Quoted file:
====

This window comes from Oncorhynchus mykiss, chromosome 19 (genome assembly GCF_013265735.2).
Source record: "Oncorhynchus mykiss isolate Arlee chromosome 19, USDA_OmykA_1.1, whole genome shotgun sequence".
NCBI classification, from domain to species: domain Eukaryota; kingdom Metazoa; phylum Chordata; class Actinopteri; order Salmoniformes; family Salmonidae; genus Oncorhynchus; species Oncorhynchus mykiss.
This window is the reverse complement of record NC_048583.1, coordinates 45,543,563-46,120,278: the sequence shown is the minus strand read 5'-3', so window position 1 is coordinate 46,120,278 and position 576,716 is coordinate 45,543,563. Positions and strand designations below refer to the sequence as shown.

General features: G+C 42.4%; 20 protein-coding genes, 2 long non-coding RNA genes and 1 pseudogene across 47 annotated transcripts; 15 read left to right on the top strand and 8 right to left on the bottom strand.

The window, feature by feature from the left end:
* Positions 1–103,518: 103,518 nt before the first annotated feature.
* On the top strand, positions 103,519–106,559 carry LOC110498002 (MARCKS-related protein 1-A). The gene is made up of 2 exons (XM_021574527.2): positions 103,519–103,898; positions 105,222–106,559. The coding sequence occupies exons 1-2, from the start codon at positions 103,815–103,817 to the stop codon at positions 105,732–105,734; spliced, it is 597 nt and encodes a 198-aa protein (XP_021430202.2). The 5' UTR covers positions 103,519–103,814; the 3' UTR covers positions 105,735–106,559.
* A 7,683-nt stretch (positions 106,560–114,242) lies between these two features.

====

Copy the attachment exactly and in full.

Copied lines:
This window comes from Oncorhynchus mykiss, chromosome 19 (genome assembly GCF_013265735.2).
Source record: "Oncorhynchus mykiss isolate Arlee chromosome 19, USDA_OmykA_1.1, whole genome shotgun sequence".
NCBI classification, from domain to species: domain Eukaryota; kingdom Metazoa; phylum Chordata; class Actinopteri; order Salmoniformes; family Salmonidae; genus Oncorhynchus; species Oncorhynchus mykiss.
This window is the reverse complement of record NC_048583.1, coordinates 45,543,563-46,120,278: the sequence shown is the minus strand read 5'-3', so window position 1 is coordinate 46,120,278 and position 576,716 is coordinate 45,543,563. Positions and strand designations below refer to the sequence as shown.

General features: G+C 42.4%; 20 protein-coding genes, 2 long non-coding RNA genes and 1 pseudogene across 47 annotated transcripts; 15 read left to right on the top strand and 8 right to left on the bottom strand.

The window, feature by feature from the left end:
* Positions 1–103,518: 103,518 nt before the first annotated feature.
* On the top strand, positions 103,519–106,559 carry LOC110498002 (MARCKS-related protein 1-A). The gene is made up of 2 exons (XM_021574527.2): positions 103,519–103,898; positions 105,222–106,559. The coding sequence occupies exons 1-2, from the start codon at positions 103,815–103,817 to the stop codon at positions 105,732–105,734; spliced, it is 597 nt and encodes a 198-aa protein (XP_021430202.2). The 5' UTR covers positions 103,519–103,814; the 3' UTR covers positions 105,735–106,559.
* A 7,683-nt stretch (positions 106,560–114,242) lies between these two features.